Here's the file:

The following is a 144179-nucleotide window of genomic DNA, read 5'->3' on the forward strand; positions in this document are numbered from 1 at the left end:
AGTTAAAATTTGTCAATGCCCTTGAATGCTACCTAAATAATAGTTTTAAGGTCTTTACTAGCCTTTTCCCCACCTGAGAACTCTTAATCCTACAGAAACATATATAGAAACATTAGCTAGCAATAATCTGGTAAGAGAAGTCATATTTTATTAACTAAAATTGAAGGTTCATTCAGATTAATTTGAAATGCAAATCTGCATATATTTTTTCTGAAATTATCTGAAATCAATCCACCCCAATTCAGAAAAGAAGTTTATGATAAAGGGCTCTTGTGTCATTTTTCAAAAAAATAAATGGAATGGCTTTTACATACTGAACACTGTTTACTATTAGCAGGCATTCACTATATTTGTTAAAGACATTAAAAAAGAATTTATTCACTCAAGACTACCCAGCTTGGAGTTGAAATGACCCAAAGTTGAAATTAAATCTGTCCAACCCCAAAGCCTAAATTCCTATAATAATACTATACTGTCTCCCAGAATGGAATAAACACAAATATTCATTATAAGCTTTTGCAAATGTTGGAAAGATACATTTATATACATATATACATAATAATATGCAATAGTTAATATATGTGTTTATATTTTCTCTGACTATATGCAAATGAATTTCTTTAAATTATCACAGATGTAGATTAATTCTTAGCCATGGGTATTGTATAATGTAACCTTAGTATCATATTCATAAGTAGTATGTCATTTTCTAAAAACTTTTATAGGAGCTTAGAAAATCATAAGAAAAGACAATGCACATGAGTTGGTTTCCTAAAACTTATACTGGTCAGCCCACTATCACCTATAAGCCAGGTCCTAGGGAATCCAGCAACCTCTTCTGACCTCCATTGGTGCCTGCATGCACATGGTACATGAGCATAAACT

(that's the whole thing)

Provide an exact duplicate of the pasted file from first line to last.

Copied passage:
The following is a 144179-nucleotide window of genomic DNA, read 5'->3' on the forward strand; positions in this document are numbered from 1 at the left end:
AGTTAAAATTTGTCAATGCCCTTGAATGCTACCTAAATAATAGTTTTAAGGTCTTTACTAGCCTTTTCCCCACCTGAGAACTCTTAATCCTACAGAAACATATATAGAAACATTAGCTAGCAATAATCTGGTAAGAGAAGTCATATTTTATTAACTAAAATTGAAGGTTCATTCAGATTAATTTGAAATGCAAATCTGCATATATTTTTTCTGAAATTATCTGAAATCAATCCACCCCAATTCAGAAAAGAAGTTTATGATAAAGGGCTCTTGTGTCATTTTTCAAAAAAATAAATGGAATGGCTTTTACATACTGAACACTGTTTACTATTAGCAGGCATTCACTATATTTGTTAAAGACATTAAAAAAGAATTTATTCACTCAAGACTACCCAGCTTGGAGTTGAAATGACCCAAAGTTGAAATTAAATCTGTCCAACCCCAAAGCCTAAATTCCTATAATAATACTATACTGTCTCCCAGAATGGAATAAACACAAATATTCATTATAAGCTTTTGCAAATGTTGGAAAGATACATTTATATACATATATACATAATAATATGCAATAGTTAATATATGTGTTTATATTTTCTCTGACTATATGCAAATGAATTTCTTTAAATTATCACAGATGTAGATTAATTCTTAGCCATGGGTATTGTATAATGTAACCTTAGTATCATATTCATAAGTAGTATGTCATTTTCTAAAAACTTTTATAGGAGCTTAGAAAATCATAAGAAAAGACAATGCACATGAGTTGGTTTCCTAAAACTTATACTGGTCAGCCCACTATCACCTATAAGCCAGGTCCTAGGGAATCCAGCAACCTCTTCTGACCTCCATTGGTGCCTGCATGCACATGGTACATGAGCATAAACT